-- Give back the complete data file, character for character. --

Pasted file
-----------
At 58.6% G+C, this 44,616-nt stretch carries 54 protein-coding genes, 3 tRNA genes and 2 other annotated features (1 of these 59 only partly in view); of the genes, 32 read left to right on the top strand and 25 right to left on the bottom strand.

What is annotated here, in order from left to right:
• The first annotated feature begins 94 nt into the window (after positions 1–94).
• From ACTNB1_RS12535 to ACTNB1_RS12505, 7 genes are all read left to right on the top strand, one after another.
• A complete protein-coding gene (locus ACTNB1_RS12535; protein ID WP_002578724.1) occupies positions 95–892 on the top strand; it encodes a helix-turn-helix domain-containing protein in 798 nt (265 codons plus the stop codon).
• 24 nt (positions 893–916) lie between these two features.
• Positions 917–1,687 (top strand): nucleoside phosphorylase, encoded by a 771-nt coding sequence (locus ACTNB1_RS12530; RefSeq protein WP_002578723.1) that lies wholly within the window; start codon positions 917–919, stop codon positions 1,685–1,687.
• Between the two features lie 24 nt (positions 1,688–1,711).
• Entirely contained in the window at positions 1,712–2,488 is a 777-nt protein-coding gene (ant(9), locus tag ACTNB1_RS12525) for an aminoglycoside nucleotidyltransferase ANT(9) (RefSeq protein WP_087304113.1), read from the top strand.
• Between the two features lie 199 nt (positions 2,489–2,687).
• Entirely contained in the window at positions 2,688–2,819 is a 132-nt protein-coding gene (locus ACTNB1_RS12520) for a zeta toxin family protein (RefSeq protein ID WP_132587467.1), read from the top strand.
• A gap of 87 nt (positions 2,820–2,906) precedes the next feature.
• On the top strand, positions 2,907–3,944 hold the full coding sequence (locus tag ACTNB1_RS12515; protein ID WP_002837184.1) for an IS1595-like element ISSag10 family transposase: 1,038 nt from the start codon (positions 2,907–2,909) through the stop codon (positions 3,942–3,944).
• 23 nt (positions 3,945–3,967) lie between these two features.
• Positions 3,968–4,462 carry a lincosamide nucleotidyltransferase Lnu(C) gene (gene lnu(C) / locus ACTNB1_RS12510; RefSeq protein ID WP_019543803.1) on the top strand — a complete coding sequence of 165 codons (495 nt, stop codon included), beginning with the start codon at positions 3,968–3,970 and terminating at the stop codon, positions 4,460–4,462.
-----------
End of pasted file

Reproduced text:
At 58.6% G+C, this 44,616-nt stretch carries 54 protein-coding genes, 3 tRNA genes and 2 other annotated features (1 of these 59 only partly in view); of the genes, 32 read left to right on the top strand and 25 right to left on the bottom strand.

What is annotated here, in order from left to right:
• The first annotated feature begins 94 nt into the window (after positions 1–94).
• From ACTNB1_RS12535 to ACTNB1_RS12505, 7 genes are all read left to right on the top strand, one after another.
• A complete protein-coding gene (locus ACTNB1_RS12535; protein ID WP_002578724.1) occupies positions 95–892 on the top strand; it encodes a helix-turn-helix domain-containing protein in 798 nt (265 codons plus the stop codon).
• 24 nt (positions 893–916) lie between these two features.
• Positions 917–1,687 (top strand): nucleoside phosphorylase, encoded by a 771-nt coding sequence (locus ACTNB1_RS12530; RefSeq protein WP_002578723.1) that lies wholly within the window; start codon positions 917–919, stop codon positions 1,685–1,687.
• Between the two features lie 24 nt (positions 1,688–1,711).
• Entirely contained in the window at positions 1,712–2,488 is a 777-nt protein-coding gene (ant(9), locus tag ACTNB1_RS12525) for an aminoglycoside nucleotidyltransferase ANT(9) (RefSeq protein WP_087304113.1), read from the top strand.
• Between the two features lie 199 nt (positions 2,489–2,687).
• Entirely contained in the window at positions 2,688–2,819 is a 132-nt protein-coding gene (locus ACTNB1_RS12520) for a zeta toxin family protein (RefSeq protein ID WP_132587467.1), read from the top strand.
• A gap of 87 nt (positions 2,820–2,906) precedes the next feature.
• On the top strand, positions 2,907–3,944 hold the full coding sequence (locus tag ACTNB1_RS12515; protein ID WP_002837184.1) for an IS1595-like element ISSag10 family transposase: 1,038 nt from the start codon (positions 2,907–2,909) through the stop codon (positions 3,942–3,944).
• 23 nt (positions 3,945–3,967) lie between these two features.
• Positions 3,968–4,462 carry a lincosamide nucleotidyltransferase Lnu(C) gene (gene lnu(C) / locus ACTNB1_RS12510; RefSeq protein ID WP_019543803.1) on the top strand — a complete coding sequence of 165 codons (495 nt, stop codon included), beginning with the start codon at positions 3,968–3,970 and terminating at the stop codon, positions 4,460–4,462.